frightened.Wecanbegin,afteralltheseyears,tofacethematter.Afterthemostfearfuldamagehasbeendone..Foranover~asteringfearispoisontothehumanpsyche.Andthisovermasteringfear,likesomehorriblesecrettumourhasbeen
..
..
'
poisonmgourconsciousnesseversmcetheElizabethanswhofirstwokeupwithdreadtotheentryoftheoriginalsyphiliticpoisonintotheblood.IknownothingaboutmedicineandverylittleaboutdiseasesandmyfactsaresuchasIhavepickedupincasualreading:NeverthelessIamconvincedthatthesecretawarenessofsyphilis,andtheuttersecretterrorandhorrorofit,hashadanenormousandincalculableeffectontheEnglishconsciousnessandontheAmeri.can.Evenwhenthefearhasneverbeenformulated,thereithaslam,potentandovermastering.Iamconvincedthat
some
ofShakespeare'shorroranddespair,inhistragedies,arosefromtheshockofhisconsciousnessofsyphilis.Idon't
suggest
foronemomentShakespeareevercontractedsyphilis.Ihaveneverhadsyphi~ismyself.YetIknowandconfesshowprofoundismyfearofthedisease,andmorethanfear,myhorror.Infact,Idon'tthinkIamsoverymuchafraidofit.Iammorehorrified,inwardlyanddeeply,attheideaofitsexistence.Allthissoundsveryfarfromtheartofpainting.Butitisnotsofarasitsounds.Theappearanceofsyphilisinourmidstgaveafearfulblowtooursexuallife.TherealnaturalinnocenceofChaucerwasimpossibleafterthat.Theverysexualactofprocreationmightbringasoneofitsconsequencesafouldisease,andtheunbornmightbetaintedfromthemomentofconception.Fearfu~thought!
It
istrulyafearfulthought,andallthecenturiesofgettingusedtoitwon'thelpus.
It
remainsafearfulthought,andtofreeourselvesfromthisfearfuldreadweshoulduseallourwitsandallourefforts,notstickourheadsinthesandofsomeidioticjoke,orstillmoreidioticdon't-mention-it.Thefearfulthoughtoftheconse~uencesofsyphilis,orofanysexualdisease,upontheunborngrvesashocktotheimpetusoffatherhoodinanyman,eventhecleanest.Ourconsciousnessisastrangething,andtheknowledgeofacertainfactmaywounditmortally,evenifthefactdoesnottouchusdirectly.AndsoIamcertainthat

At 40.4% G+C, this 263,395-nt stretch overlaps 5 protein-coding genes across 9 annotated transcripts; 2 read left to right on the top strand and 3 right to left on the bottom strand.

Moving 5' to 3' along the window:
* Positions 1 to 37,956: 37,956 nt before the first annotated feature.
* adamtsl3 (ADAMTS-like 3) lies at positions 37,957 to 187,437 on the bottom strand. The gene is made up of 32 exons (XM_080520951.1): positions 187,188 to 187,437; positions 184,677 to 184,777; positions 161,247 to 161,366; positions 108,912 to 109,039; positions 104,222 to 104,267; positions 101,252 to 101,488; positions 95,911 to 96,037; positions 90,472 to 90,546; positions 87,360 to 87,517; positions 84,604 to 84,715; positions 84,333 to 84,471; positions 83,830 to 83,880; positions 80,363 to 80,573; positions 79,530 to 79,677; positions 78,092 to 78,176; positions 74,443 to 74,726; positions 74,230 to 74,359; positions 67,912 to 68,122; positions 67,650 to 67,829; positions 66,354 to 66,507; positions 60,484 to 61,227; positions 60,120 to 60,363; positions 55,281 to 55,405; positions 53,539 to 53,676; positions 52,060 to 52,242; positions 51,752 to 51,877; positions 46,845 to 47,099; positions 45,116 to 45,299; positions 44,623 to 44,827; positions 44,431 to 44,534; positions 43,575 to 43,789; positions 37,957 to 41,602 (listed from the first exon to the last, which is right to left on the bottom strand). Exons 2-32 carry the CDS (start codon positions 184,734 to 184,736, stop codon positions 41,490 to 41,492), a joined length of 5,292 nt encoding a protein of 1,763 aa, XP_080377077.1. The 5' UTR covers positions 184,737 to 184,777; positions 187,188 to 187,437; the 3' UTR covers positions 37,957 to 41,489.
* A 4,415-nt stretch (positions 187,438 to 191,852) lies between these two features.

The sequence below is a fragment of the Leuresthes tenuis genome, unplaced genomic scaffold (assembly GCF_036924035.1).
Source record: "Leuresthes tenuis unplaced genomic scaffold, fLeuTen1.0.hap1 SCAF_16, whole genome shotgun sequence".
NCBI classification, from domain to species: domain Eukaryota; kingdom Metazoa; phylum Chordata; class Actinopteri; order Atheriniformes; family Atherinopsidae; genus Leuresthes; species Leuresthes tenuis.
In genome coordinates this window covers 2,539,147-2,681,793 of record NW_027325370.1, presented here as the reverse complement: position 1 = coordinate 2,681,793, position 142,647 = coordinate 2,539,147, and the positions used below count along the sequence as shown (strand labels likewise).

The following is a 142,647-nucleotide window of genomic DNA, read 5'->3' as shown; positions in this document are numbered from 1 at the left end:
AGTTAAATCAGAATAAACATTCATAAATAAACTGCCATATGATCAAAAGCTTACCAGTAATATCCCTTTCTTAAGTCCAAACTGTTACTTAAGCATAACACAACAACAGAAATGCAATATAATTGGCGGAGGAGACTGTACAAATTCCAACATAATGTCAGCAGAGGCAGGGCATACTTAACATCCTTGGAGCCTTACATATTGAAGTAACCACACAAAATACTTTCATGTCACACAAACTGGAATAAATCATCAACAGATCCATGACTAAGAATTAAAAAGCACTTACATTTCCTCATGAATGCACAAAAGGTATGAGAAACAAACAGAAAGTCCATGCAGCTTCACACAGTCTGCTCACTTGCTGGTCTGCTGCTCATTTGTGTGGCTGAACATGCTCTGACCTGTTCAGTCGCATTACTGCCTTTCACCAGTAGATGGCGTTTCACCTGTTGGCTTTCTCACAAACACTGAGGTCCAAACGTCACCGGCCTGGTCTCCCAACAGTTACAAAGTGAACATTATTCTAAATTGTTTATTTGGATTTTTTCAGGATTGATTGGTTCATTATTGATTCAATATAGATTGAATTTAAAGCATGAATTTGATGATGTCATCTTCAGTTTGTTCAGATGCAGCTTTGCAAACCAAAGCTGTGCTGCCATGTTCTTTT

some
ofShakespeare'sfather-murdercomplex,
some
ofHamlet'shorrorofhismother,ofhisuncle,ofalloldmencame.~romthefeelingthatfathersmaytransmitsyphilis,orsyphlhs-consequences,tochildren.Idon'tknowevenwhetherShakespeare.~.asactuallyawareoftheconsequencestoachildbornofasyphIlItIcfatherormother.Hemaynothavebeen,thoughmostprobablyhe,,:as.Buthecertainlywasawareoftheeffectsofsyphilisi.tself,.esp.eclallyo~men.AndthisawarenessstruckathisdeepsexImaglOatlOn,athisinstinctforfatherhood,andbroughtinanelementofterrorandabhorrencetherewheremenshouldfeelanythingbutterrorandabhorrence,intotheprocreativeact....Theterror-horrorelementwhichhadenteredtheImagmatlonwithregardtothesexualandprocreativeactwa~atleastp~rtlyresponsiblefortheriseofPuritanism,thebeheadmgoftheking-fatherCharles,*andtheestablishmentoftheNewEnglandcolonies.
If
Americareallysentussyphilis,shegotbackthefullrecoilofthehorrorofit,inherpuritanism.Butdeepereventhanthis,theterror-horrorelement~edtot~ecripplingoftheconsciousnessofman.Ve~yelementarymman.IShissexualandprocreativebeing,andonhissexualandprocreatl~ebeingdependmanyofhisdeepestinstinctsandtheflowofhISintuition.Adeepinstinctofkinshipjoinsmentogether,a~~thekinshipofflesh-and-bloodkeepsthe.warmflowofintUltIOnalawarenessstreamingbetweenhumanbemgs.Ourtrueawareness~foneanotherisintuitional,notmental.Attractionbetweenpeople.ISreallyinstinctiveandintuitional,notanaffairofjud~me.nt.Andmmutualattractionliesperhapsthedeepestpleasuremlife,~utualattractionwhichmaymakeus'like'ourtravellingcompa11l0nforthetwoorthreehourswearetogether,thennomore;.or~utualattractionthatmaydeepentopowerfullove,andlastahfe-~me.Theterror-horrorelementstruckablowatourfeelingofphysicalcommunion.Infact,italmostkilledit.Wehavebecomeidealbeings,creaturesthatexistinidea,tooneanother,rath~rthanflesh-and-bloodkin.Andwiththecollapseofthefeelll~gofphysical,flesh-and-bloodkinship,andthesubstitutionofo~rl~~al,socialorpoliticaloneness,camethefailingofour1.ntUlUveawareness,andthegreatunease,the
nervousness
o~~ank~n~.Weare
afraid
oftheinstincts.Weare
afraid
ofth~int~~tlonwithinus.Wesup,presstheinstincts,andwecutoffourmtult1~nalawarenessfromoneanotherandfromtheworld.Thereasonbeingsomegreat